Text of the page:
What’s simultaneously interesting and disappointing about Shaky Summit is its “casual gaming” approach to interactivity. This phrase often equates to “dumb it down to the point where anyone can play” within the game development community, and IUGO’s approach is somewhat consistent with this; it has created levels where you do little more than regulate the speed of your character, while triggering obstacles on the mountains to keep your speed up, and your opponent’s down. So, while your character runs forward, you can shake loose a stone in his path, roll a log in the water for him to walk on, or knock a bunch of bees towards his opponent. The camera is mostly to your character’s back, shifting to a side view to show you running through caves where gaps in the ground and stalagtites pose threats to progress, and then shows your character from the front when he reaches the top of the mountain.
Visually, Shaky Summit is neat, and it sounds fine, too, but as a game, it’s boring and initially confusing. Rather than clearly stating what you’re supposed to be doing, an in-game tutorial leaves you wondering what your button presses are accomplishing, and it’s only after a bit of play that you realize how little you’re actually controlling—often, what you do control is non-intuitive. Rather than touching the screen to make your character walk on one of those logs in the water, you need to move the log. And rather than shaking the iPhone to cause an earthquake, a la the Shaky Summit name, you have to tap and hold on the screen at a certain time. You don’t get a great sense of control or satisfaction from the experience, and there’s also an odd warning screen at the beginning that often lets you know that you need to restart the iPhone because of low memory concerns, even though the game seems to run fine if you don’t turn the device on and off. Like Toy Bot Diaries, Shaky Summit left us feeling like IUGO has the right parts to make great games but needs the time to actually finish them to really thrill players. Despite the cool ideas here, we’d hesitate to recommend spending the $5 for this game; the same assets could easily be repurposed into a much more compelling action experience. iLounge Rating: C+.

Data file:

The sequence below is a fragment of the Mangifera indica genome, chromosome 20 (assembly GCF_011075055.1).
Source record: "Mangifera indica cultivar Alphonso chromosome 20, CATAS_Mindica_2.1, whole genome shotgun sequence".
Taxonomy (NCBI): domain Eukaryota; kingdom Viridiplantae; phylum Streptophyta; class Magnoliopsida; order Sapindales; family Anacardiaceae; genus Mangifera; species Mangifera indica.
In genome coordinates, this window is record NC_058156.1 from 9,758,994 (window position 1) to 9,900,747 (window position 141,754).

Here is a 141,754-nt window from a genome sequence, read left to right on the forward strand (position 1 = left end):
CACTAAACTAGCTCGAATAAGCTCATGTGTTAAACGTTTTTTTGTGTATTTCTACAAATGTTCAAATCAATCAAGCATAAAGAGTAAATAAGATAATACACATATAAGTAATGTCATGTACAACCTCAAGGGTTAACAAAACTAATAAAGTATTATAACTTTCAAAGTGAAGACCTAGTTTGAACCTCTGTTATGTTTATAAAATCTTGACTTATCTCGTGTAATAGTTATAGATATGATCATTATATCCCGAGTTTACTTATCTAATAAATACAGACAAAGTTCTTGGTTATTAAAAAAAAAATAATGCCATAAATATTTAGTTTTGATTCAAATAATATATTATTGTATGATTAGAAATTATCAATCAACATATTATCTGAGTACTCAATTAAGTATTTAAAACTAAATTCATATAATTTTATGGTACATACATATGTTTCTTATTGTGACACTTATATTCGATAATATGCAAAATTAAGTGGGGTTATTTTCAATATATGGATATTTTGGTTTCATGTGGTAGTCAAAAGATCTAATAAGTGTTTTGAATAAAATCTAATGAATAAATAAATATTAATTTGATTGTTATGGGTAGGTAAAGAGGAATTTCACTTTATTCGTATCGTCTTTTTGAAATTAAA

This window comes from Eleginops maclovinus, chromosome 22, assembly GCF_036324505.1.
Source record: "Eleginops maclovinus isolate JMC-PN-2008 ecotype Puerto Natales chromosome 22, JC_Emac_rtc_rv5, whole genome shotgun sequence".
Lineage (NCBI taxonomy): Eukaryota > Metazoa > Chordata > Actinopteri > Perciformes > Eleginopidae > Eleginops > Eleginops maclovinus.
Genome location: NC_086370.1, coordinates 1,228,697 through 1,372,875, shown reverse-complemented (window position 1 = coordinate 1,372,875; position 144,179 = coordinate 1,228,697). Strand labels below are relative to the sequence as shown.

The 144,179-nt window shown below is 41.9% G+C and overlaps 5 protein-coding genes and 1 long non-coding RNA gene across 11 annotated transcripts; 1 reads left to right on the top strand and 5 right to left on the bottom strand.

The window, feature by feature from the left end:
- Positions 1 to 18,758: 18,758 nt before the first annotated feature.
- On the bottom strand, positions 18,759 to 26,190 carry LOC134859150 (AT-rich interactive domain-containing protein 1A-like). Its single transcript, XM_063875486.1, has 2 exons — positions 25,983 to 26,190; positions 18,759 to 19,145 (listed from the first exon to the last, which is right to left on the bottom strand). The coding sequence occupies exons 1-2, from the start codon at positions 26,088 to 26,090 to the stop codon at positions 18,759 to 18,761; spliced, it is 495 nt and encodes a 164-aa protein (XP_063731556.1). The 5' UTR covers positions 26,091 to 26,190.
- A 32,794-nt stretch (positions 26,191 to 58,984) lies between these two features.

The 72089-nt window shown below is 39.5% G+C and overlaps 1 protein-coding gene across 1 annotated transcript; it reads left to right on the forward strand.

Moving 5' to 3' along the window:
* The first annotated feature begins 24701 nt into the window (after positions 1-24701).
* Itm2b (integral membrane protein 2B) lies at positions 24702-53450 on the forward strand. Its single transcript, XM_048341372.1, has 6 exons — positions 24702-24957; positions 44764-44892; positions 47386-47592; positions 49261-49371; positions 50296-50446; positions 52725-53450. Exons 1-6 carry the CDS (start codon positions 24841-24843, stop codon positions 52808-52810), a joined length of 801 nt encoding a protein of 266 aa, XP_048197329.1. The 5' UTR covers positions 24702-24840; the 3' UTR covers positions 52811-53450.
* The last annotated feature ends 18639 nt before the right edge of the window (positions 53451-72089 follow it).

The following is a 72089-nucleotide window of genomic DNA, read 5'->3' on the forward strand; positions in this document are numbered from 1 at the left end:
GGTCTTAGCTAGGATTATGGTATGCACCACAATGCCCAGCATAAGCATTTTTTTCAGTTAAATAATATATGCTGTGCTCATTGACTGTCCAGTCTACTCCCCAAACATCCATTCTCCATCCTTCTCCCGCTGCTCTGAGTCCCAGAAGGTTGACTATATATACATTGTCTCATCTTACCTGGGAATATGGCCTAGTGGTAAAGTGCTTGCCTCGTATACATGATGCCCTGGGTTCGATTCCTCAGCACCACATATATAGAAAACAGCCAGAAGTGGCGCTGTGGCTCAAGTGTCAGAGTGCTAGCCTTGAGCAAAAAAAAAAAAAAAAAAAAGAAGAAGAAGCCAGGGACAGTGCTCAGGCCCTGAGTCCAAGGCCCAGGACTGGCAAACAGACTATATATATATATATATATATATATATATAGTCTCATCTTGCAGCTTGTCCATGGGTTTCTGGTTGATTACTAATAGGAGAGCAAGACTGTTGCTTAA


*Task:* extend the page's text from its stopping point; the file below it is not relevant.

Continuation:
Ngmoco is on a roll. We loved Maze Finger, a free electrified maze game it released this weekend, and we’re almost as impressed by Topple ($1), a completely different title that debuted at the same time. Topple is a cartoony 2-D rendition of Jenga, the classic “keep stacking blocks vertically until they fall” game, but with Tetris-like pieces for blocks, and one major challenge: the surfaces that you start with are rarely flat.
As such, you need to tilt the iPhone a little to keep the blocks semi-stable as you build your stack upwards, and move quickly to reach one of two specified heights. One height is enough to clear the level, the other lets you earn bonus points beyond simple completion. As you stack, the blocks make faces that sort of indicate their stability, and you’re also given non-block pieces—eggs—that interrupt your progress. You can toss eggs off the screen, as well as discarding undesireable blocks, but you lose if you toss more than a few blocks or let the stack collapse.
Topple’s art and music are whimsical, the challenge level is moderate, and the game is unquestionably fun and unique. Trying to balance the randomly selected pieces as they come out is tricky enough, but having to rotate the blocks, try to stop things from collapsing underneath freshly laid ones, and keep the iPhone tilted properly adds a level of unpredictability to the action that we found refreshing. This is a very good game for players of all ages, and at $1, a very good value, as well. Given its pricing and development quality, we can’t wait to see what Ngmoco does next. iLounge Rating: B+.